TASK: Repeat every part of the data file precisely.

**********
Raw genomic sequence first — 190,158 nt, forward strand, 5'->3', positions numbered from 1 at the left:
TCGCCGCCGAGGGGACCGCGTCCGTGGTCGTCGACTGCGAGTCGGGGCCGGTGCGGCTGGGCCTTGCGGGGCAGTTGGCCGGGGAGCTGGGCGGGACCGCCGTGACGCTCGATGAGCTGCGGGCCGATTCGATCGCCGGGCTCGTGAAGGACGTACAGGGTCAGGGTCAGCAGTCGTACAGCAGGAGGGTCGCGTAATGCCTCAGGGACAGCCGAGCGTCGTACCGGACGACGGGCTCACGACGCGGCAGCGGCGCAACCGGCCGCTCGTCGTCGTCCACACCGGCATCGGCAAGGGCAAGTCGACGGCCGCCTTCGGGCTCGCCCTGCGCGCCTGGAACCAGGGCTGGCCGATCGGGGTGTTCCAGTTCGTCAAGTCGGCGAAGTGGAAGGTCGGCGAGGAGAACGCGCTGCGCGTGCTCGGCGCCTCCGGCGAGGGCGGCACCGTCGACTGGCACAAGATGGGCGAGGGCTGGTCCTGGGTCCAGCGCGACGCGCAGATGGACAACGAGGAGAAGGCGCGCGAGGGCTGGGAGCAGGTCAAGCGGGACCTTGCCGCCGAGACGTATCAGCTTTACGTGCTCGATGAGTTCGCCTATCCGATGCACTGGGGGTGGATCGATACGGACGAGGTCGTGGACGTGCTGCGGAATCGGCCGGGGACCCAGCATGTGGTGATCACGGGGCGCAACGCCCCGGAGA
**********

Raw genomic sequence first — 190,158 nt, forward strand, 5'->3', positions numbered from 1 at the left:
TCGCCGCCGAGGGGACCGCGTCCGTGGTCGTCGACTGCGAGTCGGGGCCGGTGCGGCTGGGCCTTGCGGGGCAGTTGGCCGGGGAGCTGGGCGGGACCGCCGTGACGCTCGATGAGCTGCGGGCCGATTCGATCGCCGGGCTCGTGAAGGACGTACAGGGTCAGGGTCAGCAGTCGTACAGCAGGAGGGTCGCGTAATGCCTCAGGGACAGCCGAGCGTCGTACCGGACGACGGGCTCACGACGCGGCAGCGGCGCAACCGGCCGCTCGTCGTCGTCCACACCGGCATCGGCAAGGGCAAGTCGACGGCCGCCTTCGGGCTCGCCCTGCGCGCCTGGAACCAGGGCTGGCCGATCGGGGTGTTCCAGTTCGTCAAGTCGGCGAAGTGGAAGGTCGGCGAGGAGAACGCGCTGCGCGTGCTCGGCGCCTCCGGCGAGGGCGGCACCGTCGACTGGCACAAGATGGGCGAGGGCTGGTCCTGGGTCCAGCGCGACGCGCAGATGGACAACGAGGAGAAGGCGCGCGAGGGCTGGGAGCAGGTCAAGCGGGACCTTGCCGCCGAGACGTATCAGCTTTACGTGCTCGATGAGTTCGCCTATCCGATGCACTGGGGGTGGATCGATACGGACGAGGTCGTGGACGTGCTGCGGAATCGGCCGGGGACCCAGCATGTGGTGATCACGGGGCGCAACGCCCCGGAGA